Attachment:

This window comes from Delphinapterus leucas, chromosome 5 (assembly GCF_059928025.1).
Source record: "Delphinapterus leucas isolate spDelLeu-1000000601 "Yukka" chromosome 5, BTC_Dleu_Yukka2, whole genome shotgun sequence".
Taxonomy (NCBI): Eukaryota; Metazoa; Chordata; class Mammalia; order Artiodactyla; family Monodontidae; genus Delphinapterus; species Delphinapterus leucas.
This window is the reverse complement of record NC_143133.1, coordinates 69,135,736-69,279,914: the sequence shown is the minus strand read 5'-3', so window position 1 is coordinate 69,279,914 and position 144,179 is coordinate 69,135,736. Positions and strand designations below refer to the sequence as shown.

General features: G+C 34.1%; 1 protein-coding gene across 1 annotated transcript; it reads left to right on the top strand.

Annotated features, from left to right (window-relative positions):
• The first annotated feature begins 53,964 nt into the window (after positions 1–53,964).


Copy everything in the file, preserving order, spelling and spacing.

This window comes from Delphinapterus leucas, chromosome 5 (assembly GCF_059928025.1).
Source record: "Delphinapterus leucas isolate spDelLeu-1000000601 "Yukka" chromosome 5, BTC_Dleu_Yukka2, whole genome shotgun sequence".
Taxonomy (NCBI): Eukaryota; Metazoa; Chordata; class Mammalia; order Artiodactyla; family Monodontidae; genus Delphinapterus; species Delphinapterus leucas.
This window is the reverse complement of record NC_143133.1, coordinates 69,135,736-69,279,914: the sequence shown is the minus strand read 5'-3', so window position 1 is coordinate 69,279,914 and position 144,179 is coordinate 69,135,736. Positions and strand designations below refer to the sequence as shown.

General features: G+C 34.1%; 1 protein-coding gene across 1 annotated transcript; it reads left to right on the top strand.

Annotated features, from left to right (window-relative positions):
• The first annotated feature begins 53,964 nt into the window (after positions 1–53,964).